from leaves and flowering tops of two marjoram
herbs from Hungary and Egypt showed antioxidant
activity in vitro by spectrophotometric and
chemiluminometric methods using DPPH and Rancimat
method. The Egyptian herb and its aqueous extract was
better antioxidant compared to Hungarian ones17.
The extract of leaves has shown anti-anxiety
effects on rats in open maze model at intraperitoneal
dose of 200 mg/kg b.w. The effect was dose
dependent and comparable to diazepam37.
Different extracts of leaves have shown
anticonvulsant effect on rats using the
Pentylenetetrazole (PTZ) and maximal electroshock
(MES) test at two different doses of 250 and
500 mg/kg, i.p. each. The chloroform extract
exhibited maximum reduction in the duration of
seizures, compared to the control group38.
Methanol extract of the leaves showed antidiabetic
activity in streptozotocin-induced mice through
various in vitro and in vivo assays. O. majorana has
shown significant effects on in vitro inhibition of
Advanced Glycation End product formation. The
effect was more than the standard antiglycation agent,
The ethanol extracts of both stem and root showed
anti-gout activity in potassium oxonate induced Swiss
albino rats at oral dose of stem (200 mg/kg b.w.) and
root (400 mg/kg b.w.) extracts, respectively.
The effect was dose dependent and found significant
in decreasing uric acid, creatinine, ESR, MDA and
increasing reduced glutathione level36.
Anti-mutagenic activity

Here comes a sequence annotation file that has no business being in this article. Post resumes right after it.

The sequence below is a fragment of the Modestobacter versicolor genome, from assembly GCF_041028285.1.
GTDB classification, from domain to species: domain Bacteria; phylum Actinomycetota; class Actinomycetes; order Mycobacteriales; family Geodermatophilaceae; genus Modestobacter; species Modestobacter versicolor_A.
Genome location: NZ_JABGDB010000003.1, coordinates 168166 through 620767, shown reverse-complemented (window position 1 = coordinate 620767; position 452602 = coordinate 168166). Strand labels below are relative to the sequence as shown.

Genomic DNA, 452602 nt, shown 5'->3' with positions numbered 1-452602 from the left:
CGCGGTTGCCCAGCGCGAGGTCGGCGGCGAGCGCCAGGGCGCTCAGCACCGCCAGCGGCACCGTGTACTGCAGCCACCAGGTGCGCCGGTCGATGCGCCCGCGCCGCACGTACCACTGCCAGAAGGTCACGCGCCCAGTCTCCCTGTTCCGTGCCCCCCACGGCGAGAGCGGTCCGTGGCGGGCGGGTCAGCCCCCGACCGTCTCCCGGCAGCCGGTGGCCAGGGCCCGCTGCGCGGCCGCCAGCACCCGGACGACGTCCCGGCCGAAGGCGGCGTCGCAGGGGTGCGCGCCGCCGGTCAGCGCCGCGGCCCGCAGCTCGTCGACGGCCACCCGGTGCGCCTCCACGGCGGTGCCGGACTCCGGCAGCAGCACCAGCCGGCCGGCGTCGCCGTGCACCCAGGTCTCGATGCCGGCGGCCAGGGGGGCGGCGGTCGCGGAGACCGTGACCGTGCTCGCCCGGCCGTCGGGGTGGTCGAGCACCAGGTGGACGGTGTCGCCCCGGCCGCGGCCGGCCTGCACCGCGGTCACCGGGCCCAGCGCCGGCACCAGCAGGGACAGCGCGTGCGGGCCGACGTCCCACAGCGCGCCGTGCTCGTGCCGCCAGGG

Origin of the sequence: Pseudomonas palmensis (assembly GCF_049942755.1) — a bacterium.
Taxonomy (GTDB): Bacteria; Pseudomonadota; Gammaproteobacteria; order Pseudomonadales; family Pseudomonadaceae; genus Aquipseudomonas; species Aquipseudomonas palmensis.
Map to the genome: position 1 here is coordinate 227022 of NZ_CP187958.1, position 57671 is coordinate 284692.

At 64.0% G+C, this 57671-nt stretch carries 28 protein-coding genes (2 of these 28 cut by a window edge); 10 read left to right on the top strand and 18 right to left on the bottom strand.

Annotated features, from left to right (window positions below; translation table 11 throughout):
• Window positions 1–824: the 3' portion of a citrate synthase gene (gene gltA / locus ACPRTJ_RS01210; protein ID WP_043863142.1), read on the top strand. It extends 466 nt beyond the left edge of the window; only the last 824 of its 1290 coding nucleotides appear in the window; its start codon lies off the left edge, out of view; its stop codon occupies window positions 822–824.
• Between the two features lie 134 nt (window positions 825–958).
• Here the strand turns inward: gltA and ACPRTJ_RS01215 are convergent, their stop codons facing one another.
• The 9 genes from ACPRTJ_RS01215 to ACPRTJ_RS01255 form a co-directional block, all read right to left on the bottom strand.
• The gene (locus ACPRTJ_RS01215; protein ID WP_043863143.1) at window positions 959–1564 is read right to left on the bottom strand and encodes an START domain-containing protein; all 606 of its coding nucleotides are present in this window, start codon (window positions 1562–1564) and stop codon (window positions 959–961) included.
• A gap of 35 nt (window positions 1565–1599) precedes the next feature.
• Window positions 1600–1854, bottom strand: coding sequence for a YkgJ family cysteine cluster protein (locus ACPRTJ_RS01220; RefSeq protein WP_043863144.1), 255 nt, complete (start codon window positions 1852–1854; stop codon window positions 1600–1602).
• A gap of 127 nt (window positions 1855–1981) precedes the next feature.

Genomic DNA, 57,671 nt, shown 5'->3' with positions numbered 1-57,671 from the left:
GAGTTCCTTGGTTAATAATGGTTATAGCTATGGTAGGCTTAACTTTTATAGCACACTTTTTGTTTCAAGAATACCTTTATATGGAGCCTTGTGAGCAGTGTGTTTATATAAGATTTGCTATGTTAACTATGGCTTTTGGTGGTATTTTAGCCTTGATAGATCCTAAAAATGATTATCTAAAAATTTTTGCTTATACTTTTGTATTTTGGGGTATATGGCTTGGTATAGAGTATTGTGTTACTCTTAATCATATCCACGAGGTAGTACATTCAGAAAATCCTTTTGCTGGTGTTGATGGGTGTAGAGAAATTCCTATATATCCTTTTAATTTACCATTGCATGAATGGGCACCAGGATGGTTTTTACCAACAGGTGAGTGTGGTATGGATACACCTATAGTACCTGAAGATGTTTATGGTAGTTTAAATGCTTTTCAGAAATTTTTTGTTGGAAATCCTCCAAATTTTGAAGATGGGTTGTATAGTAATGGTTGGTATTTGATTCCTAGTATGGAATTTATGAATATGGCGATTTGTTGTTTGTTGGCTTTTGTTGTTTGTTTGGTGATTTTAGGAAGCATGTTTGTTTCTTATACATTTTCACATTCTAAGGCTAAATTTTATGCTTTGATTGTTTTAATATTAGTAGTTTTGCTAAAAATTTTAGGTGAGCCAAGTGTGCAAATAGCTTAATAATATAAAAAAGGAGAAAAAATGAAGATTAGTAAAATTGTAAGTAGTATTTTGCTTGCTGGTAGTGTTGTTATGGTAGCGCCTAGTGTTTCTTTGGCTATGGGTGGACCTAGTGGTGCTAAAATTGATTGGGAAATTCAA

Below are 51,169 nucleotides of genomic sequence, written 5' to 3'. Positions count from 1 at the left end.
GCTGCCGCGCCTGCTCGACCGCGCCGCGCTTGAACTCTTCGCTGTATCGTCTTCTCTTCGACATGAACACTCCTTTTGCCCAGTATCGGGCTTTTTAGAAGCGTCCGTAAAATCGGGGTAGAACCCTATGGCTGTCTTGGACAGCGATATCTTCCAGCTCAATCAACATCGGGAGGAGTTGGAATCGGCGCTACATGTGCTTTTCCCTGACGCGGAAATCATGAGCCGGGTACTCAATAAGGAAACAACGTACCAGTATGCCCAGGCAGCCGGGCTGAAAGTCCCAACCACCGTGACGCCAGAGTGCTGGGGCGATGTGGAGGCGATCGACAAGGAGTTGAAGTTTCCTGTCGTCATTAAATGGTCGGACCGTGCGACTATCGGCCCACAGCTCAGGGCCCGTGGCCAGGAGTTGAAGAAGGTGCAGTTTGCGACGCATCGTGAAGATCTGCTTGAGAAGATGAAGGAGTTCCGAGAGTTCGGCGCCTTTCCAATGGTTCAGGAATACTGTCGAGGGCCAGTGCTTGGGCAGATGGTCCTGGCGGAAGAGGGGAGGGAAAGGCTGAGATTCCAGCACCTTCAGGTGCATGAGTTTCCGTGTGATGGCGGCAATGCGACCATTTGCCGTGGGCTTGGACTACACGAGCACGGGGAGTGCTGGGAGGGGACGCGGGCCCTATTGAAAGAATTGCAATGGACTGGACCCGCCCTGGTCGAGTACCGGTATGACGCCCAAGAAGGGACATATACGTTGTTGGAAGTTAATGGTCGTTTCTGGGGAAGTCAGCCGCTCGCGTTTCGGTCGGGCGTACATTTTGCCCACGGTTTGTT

The ethanol extract of the aerial parts of marjoram
has shown anti-mutagenic effect against
cyclophosphamide induced mutation in mice at the
minimum effective dose 125 mg/kg. The effect of
marjoram extract was found to protect any changes in
RNA, DNA and protein contents in the liver and
testes of treated mice as compared with the control40.
The hydrodistilled volatile oil and methanol extract
of the leaves showed ulcer healing properties in
streptozotocin-nicotinamide induced diabetic rats at
three different doses (100, 200 and 400 mg/kg, p.o.).
The effect was dose dependent and more effective
than glibenclamide and comparable to ranitidine17.
The essential oils (EOs) derived from leaves
showed antibacterial effect on various bacteria
(Bacillus cereus, Escherichia coli, Staphylococcus
coagulase, Enterobacter spp., Proteus spp.,
Acinetobacter spp., Klebsiella spp. and Pseudomonas
spp.) in agar diffusion assay and using S. aureus,
E. coli, K. pneumoniae and Pseudomonas spp. by
using dilution techniques of Kirby-Bauer method41-46.